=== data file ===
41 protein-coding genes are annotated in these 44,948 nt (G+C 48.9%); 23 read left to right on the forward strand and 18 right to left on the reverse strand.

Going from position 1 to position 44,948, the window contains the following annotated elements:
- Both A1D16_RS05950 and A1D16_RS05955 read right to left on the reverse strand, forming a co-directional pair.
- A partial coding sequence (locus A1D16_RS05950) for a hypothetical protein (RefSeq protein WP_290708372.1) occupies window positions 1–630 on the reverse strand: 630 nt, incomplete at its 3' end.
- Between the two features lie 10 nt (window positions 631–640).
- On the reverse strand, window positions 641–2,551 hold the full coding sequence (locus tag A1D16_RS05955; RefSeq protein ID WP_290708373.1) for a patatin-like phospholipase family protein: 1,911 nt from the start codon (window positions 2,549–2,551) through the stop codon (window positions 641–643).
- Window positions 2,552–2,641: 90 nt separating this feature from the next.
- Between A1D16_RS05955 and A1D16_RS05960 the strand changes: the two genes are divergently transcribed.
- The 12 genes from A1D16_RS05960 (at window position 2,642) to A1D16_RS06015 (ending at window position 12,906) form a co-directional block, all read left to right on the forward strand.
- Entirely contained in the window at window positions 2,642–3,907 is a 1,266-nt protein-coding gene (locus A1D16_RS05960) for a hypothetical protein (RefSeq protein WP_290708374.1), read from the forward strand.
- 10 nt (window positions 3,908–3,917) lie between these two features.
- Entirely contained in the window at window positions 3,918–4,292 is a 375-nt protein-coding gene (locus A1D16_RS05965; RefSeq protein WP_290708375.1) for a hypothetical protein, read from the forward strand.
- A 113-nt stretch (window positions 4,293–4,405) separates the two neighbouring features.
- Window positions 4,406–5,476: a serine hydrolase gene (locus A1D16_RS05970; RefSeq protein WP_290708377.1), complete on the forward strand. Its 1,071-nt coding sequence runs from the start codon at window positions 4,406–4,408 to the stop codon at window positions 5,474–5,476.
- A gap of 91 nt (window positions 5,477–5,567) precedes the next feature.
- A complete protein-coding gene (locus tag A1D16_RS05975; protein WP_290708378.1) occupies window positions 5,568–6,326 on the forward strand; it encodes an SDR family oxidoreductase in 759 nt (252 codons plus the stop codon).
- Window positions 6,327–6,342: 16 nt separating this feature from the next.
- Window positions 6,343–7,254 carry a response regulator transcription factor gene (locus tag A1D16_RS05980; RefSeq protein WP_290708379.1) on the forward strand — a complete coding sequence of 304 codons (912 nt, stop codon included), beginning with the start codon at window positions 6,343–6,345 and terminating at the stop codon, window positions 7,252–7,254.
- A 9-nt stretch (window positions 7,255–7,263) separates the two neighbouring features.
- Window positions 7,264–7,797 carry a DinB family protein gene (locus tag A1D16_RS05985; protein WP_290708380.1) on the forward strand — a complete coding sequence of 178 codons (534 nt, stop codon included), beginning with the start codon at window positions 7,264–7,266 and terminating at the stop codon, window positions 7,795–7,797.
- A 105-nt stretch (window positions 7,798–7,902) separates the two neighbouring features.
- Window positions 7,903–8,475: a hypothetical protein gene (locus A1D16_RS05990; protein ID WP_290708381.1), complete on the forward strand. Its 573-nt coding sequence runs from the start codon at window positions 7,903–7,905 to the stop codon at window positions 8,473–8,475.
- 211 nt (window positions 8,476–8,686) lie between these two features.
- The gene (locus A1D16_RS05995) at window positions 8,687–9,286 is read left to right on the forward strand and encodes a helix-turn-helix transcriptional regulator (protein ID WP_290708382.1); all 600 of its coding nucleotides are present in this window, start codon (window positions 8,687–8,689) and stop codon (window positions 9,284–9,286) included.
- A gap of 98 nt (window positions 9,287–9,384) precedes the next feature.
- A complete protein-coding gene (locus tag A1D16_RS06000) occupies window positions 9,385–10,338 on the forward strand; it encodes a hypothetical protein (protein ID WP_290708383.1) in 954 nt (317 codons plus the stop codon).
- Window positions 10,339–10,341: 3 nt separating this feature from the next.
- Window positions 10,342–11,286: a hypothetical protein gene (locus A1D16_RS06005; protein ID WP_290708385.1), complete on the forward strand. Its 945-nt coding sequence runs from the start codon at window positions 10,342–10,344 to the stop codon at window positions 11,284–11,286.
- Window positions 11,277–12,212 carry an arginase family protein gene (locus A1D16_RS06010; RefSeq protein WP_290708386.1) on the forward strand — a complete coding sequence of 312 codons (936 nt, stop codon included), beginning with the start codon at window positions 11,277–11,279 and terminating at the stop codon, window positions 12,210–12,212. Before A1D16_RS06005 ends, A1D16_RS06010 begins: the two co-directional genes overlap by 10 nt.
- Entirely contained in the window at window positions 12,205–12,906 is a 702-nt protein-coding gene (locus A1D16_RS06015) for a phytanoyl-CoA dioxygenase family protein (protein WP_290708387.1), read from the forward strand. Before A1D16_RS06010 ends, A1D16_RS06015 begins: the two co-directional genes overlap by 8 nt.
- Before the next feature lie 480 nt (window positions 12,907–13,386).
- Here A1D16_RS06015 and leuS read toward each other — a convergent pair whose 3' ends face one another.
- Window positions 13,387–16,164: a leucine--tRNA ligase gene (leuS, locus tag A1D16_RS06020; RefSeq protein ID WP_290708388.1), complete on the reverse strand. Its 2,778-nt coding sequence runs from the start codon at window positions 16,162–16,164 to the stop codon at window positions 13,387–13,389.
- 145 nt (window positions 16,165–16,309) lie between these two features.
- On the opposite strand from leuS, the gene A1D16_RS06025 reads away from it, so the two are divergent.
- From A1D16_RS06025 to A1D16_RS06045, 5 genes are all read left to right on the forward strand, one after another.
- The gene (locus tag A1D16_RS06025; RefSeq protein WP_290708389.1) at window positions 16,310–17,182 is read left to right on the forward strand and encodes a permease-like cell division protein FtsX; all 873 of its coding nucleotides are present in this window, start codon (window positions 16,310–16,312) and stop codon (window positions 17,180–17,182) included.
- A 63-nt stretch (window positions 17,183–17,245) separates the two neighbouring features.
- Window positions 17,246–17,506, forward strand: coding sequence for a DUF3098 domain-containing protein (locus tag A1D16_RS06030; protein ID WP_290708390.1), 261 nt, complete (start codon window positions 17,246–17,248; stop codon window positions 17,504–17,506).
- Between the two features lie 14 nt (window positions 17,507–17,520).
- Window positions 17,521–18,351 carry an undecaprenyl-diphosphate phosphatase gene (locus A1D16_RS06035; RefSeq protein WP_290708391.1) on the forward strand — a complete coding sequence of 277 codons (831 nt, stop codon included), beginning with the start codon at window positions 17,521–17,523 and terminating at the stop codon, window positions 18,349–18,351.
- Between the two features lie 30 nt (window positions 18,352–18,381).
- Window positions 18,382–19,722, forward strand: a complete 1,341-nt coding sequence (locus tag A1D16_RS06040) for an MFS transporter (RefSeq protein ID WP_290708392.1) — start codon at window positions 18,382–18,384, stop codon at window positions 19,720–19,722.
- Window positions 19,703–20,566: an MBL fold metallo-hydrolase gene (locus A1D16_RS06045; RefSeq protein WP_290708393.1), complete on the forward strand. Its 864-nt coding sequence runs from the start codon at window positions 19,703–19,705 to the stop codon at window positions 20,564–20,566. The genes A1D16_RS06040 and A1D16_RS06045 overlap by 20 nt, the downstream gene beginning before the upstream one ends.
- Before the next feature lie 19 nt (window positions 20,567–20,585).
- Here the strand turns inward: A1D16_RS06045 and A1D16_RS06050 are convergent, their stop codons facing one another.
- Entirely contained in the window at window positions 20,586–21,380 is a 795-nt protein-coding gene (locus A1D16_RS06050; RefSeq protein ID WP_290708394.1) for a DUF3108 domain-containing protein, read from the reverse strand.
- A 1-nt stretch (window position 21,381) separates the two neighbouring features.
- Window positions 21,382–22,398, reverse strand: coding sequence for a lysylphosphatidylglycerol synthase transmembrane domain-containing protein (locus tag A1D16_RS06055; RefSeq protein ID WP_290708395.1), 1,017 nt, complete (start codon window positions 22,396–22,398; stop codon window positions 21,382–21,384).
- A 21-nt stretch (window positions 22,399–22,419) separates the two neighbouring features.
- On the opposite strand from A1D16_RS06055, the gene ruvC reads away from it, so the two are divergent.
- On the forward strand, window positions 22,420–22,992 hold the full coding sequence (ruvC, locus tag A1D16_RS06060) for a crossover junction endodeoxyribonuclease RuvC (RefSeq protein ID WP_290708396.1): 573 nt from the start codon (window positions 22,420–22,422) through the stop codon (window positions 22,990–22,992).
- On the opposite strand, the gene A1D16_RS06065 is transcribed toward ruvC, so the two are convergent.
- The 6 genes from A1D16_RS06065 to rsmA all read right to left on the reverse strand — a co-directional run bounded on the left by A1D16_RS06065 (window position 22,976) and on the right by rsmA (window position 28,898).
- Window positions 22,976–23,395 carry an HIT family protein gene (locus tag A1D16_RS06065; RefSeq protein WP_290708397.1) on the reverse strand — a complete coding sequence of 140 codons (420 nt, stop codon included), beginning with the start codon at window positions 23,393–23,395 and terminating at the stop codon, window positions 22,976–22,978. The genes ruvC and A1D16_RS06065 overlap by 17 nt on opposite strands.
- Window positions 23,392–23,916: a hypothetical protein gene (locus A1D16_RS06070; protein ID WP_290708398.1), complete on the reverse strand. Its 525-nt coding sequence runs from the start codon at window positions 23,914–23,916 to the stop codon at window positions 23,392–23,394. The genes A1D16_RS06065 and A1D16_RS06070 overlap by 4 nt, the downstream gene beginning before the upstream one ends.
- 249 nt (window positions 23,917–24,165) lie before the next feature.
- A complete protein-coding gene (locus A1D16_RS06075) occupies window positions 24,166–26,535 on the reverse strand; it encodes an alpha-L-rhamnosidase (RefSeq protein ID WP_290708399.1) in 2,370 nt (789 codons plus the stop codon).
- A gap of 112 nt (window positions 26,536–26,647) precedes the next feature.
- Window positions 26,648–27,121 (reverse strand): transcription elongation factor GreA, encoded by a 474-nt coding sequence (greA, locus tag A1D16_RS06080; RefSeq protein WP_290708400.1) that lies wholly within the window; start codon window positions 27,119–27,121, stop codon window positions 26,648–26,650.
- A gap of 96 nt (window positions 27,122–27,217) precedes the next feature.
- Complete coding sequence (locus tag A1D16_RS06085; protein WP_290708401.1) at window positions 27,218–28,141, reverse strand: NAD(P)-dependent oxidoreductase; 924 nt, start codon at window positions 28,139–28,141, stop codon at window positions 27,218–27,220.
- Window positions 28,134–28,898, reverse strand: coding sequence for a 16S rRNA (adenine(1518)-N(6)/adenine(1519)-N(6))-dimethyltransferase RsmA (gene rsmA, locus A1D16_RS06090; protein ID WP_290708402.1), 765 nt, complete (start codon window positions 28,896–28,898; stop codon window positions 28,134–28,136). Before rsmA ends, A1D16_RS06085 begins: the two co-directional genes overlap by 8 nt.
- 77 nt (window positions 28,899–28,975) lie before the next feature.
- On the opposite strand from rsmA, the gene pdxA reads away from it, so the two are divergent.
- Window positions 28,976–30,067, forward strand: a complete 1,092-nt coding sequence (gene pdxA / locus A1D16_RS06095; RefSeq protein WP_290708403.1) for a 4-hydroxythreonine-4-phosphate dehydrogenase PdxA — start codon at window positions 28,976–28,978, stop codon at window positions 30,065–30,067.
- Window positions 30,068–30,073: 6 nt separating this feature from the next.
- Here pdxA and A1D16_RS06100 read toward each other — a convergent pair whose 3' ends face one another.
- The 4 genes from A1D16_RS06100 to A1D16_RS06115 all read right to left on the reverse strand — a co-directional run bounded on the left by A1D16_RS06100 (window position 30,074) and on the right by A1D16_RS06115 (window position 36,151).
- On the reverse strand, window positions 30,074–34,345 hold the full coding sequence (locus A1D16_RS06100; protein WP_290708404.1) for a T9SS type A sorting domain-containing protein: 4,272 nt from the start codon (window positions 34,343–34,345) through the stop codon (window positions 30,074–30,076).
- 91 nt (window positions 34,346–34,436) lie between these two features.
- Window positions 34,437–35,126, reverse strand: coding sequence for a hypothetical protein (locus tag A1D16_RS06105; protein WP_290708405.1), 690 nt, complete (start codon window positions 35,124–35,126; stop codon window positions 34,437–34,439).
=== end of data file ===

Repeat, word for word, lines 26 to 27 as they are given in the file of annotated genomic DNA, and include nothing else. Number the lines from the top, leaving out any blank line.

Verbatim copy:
- A complete protein-coding gene (locus tag A1D16_RS06000) occupies window positions 9,385–10,338 on the forward strand; it encodes a hypothetical protein (protein ID WP_290708383.1) in 954 nt (317 codons plus the stop codon).
- Window positions 10,339–10,341: 3 nt separating this feature from the next.